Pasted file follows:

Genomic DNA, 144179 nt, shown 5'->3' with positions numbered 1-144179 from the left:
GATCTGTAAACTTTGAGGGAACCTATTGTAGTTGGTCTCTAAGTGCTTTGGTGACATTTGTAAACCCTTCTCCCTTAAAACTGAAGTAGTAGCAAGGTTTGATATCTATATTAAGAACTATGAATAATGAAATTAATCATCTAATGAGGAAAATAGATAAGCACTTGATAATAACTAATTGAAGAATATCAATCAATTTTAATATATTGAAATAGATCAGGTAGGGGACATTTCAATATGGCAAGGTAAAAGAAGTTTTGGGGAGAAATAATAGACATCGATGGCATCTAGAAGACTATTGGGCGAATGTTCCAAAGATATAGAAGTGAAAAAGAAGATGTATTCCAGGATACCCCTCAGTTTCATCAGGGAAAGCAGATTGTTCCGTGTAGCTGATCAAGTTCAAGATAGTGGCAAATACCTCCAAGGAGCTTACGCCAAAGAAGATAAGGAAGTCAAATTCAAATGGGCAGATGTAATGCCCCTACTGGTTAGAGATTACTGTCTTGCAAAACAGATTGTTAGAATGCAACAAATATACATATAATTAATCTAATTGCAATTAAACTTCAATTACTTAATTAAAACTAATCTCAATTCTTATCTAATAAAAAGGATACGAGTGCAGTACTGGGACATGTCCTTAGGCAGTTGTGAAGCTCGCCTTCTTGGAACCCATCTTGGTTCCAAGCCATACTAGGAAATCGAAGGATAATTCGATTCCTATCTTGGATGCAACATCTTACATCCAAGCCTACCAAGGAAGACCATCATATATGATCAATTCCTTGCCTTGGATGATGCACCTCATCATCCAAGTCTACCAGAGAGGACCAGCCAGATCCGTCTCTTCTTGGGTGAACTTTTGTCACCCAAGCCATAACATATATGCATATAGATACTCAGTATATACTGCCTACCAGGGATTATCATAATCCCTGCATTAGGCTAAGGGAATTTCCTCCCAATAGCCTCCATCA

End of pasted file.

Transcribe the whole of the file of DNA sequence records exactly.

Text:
Genomic DNA, 144179 nt, shown 5'->3' with positions numbered 1-144179 from the left:
GATCTGTAAACTTTGAGGGAACCTATTGTAGTTGGTCTCTAAGTGCTTTGGTGACATTTGTAAACCCTTCTCCCTTAAAACTGAAGTAGTAGCAAGGTTTGATATCTATATTAAGAACTATGAATAATGAAATTAATCATCTAATGAGGAAAATAGATAAGCACTTGATAATAACTAATTGAAGAATATCAATCAATTTTAATATATTGAAATAGATCAGGTAGGGGACATTTCAATATGGCAAGGTAAAAGAAGTTTTGGGGAGAAATAATAGACATCGATGGCATCTAGAAGACTATTGGGCGAATGTTCCAAAGATATAGAAGTGAAAAAGAAGATGTATTCCAGGATACCCCTCAGTTTCATCAGGGAAAGCAGATTGTTCCGTGTAGCTGATCAAGTTCAAGATAGTGGCAAATACCTCCAAGGAGCTTACGCCAAAGAAGATAAGGAAGTCAAATTCAAATGGGCAGATGTAATGCCCCTACTGGTTAGAGATTACTGTCTTGCAAAACAGATTGTTAGAATGCAACAAATATACATATAATTAATCTAATTGCAATTAAACTTCAATTACTTAATTAAAACTAATCTCAATTCTTATCTAATAAAAAGGATACGAGTGCAGTACTGGGACATGTCCTTAGGCAGTTGTGAAGCTCGCCTTCTTGGAACCCATCTTGGTTCCAAGCCATACTAGGAAATCGAAGGATAATTCGATTCCTATCTTGGATGCAACATCTTACATCCAAGCCTACCAAGGAAGACCATCATATATGATCAATTCCTTGCCTTGGATGATGCACCTCATCATCCAAGTCTACCAGAGAGGACCAGCCAGATCCGTCTCTTCTTGGGTGAACTTTTGTCACCCAAGCCATAACATATATGCATATAGATACTCAGTATATACTGCCTACCAGGGATTATCATAATCCCTGCATTAGGCTAAGGGAATTTCCTCCCAATAGCCTCCATCA